Skip to main content

Mechanisms of tumor-initiation in B-lymphoid malignancies

Markus Muschen

Markus Muschen


Yale University

Project Term: July 1, 2020 - June 30, 2023

Dr. Müschen studies mechanisms of tumor-initiation in B-cell malignancies, including acute lymphoblastic leukemia, mantle cell lymphoma and diffuse large B-cell lymphoma. These studies focus on negative regulators of the WNT/b-catenin pathway as potential diagnostic marker and therapeutic target.

Lay Abstract

Mechanisms of tumor-initiation in B-lymphoid malignancies Close to 40,000 patients were expected to die from B-cell tumors in the US in 2020 (SEER). ~45% of these patients account for diseases that are currently incurable, e.g. mantle cell lymphoma, CLL and myeloma. Leukemia-initiating cells (LIC) in myeloid leukemias and cancer stem cells in solid tumors have been identified as the primary driver of drug-resistance and initiating cell of tumor relapse. For this reason, therapeutic approaches to target rare LIC helped improve outcomes by reducing the risk of drug-resistance and relapse and overall toxicity and side-effects. Tumor-initiating cells in B-cell malignancies (B-LIC), however, remained elusive. Identification and functional validation of LIC in B-cell tumors will enable focused therapeutic approaches to reduce side-effects and prevent drug-resistance and relapse. A stem cell hierarchy with LICs at its apex was identified in myeloid leukemias. Therapeutic approaches that are focused on rare LIC reduce side-effects and improve outcomes by preventing drug-resistance and relapse. A number of previous reports suggested rare phenotypically primitive LIC-phenotypes in B-ALL. Other groups, however, demonstrated that LIC in B-ALL are frequent and neither defined by a permanent phenotype nor a developmental hierarchy. Unlike myeloid leukemia, selective targeting of LIC was not feasible in B-cell malignancies. While stemness and LIC-capabilities in myeloid leukemia are determined by a developmental hierarchy, we propose that self-renewal in B-cells is determined by B-cell receptor (BCR)-signals and positive selection based on their ability to recognize antigen. A static, developmentally-determined stem cell hierarchy as in HSC would not be conducive to adaptive immunity, when clonal expansion is needed for dynamic B-cell responses to infectious pathogen. We propose that self-renewal in B-cells is not a pre-determined fate but driven by antigen and positive selection for a high-affinity BCR. Positive selection occurs first in bone marrow pre-B cells and later in germinal centers when B-cells bind to cognate antigen to establish long-lived B-cell memory, which shares multiple features of HSC. In B-ALL and other B-cell malignancies self-renewal and positive selection are induced by oncogenic mimics of BCR-signaling. Hence, stemness and LIC-potential in B-cell malignancies are tied to oncogenic signals that mimic antigen-encounter by a high-affinity BCR.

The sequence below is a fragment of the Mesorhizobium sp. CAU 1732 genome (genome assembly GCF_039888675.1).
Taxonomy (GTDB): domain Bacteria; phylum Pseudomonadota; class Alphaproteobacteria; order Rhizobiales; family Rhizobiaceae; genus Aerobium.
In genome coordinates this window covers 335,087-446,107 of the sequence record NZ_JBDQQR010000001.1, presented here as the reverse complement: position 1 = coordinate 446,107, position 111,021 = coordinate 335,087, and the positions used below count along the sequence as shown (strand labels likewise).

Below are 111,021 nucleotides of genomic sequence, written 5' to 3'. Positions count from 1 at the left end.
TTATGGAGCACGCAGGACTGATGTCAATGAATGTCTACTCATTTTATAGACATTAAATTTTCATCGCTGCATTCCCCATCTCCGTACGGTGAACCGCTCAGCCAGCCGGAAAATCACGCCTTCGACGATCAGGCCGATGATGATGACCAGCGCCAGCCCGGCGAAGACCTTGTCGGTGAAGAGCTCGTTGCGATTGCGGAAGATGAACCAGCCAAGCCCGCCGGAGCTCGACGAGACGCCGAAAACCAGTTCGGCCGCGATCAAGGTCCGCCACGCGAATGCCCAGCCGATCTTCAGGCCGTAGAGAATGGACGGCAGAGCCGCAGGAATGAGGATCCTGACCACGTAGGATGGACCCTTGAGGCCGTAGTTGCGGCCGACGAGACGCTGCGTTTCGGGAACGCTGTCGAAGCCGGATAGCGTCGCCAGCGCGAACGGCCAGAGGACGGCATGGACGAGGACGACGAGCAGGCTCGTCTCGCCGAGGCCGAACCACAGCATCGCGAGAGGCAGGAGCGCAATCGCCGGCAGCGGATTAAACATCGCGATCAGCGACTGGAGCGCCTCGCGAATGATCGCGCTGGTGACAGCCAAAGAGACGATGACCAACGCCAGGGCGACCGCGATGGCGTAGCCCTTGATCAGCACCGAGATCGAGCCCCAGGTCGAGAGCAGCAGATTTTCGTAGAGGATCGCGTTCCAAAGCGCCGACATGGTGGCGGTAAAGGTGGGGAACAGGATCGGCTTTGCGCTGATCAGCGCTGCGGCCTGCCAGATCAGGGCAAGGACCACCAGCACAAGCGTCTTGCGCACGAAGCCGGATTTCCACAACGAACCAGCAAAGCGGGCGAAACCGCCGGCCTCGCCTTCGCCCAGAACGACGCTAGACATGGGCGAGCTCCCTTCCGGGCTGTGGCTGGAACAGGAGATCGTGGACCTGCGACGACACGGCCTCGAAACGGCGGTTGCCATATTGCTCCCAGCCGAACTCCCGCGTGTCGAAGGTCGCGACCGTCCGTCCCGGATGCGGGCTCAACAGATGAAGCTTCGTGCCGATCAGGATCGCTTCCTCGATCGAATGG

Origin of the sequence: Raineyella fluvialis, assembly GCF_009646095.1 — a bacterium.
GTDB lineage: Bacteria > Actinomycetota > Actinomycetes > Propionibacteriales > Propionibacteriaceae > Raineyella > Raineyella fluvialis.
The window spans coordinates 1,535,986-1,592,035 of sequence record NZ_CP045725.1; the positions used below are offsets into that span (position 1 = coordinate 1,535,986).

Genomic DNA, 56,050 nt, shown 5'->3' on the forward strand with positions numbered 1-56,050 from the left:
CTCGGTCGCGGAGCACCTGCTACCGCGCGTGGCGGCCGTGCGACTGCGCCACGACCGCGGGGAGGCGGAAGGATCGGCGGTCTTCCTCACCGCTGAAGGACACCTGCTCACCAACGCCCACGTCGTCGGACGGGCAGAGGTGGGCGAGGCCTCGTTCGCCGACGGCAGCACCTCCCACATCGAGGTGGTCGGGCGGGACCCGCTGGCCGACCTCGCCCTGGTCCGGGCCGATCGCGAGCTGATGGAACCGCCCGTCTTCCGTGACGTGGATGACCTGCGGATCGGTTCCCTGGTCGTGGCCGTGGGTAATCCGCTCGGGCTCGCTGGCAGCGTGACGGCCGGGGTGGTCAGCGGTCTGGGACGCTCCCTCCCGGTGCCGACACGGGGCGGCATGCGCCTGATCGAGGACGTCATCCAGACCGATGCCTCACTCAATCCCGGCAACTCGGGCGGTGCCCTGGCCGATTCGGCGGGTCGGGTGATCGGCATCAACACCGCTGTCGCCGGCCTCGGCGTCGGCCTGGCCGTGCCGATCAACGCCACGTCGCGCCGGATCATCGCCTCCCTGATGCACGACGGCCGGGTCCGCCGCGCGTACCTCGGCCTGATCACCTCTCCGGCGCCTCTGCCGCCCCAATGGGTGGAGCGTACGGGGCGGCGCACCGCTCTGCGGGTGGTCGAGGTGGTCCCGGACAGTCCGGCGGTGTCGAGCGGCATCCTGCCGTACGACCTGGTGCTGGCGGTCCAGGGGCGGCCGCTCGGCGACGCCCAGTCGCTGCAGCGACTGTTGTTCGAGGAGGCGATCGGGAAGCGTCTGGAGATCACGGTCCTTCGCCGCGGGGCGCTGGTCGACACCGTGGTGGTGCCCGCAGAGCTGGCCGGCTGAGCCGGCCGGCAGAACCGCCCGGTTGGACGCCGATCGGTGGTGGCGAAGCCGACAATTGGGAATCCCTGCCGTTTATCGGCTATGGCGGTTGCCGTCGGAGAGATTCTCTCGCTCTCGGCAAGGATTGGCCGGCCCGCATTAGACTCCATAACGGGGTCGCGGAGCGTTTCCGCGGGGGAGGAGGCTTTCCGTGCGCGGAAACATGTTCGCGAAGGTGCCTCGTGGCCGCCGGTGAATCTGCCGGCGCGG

This Discovery award is sponsored through a partnership between LLS, the Mark Foundation for Cancer Research and The Paul G. Allen Frontiers Group.

To All Projects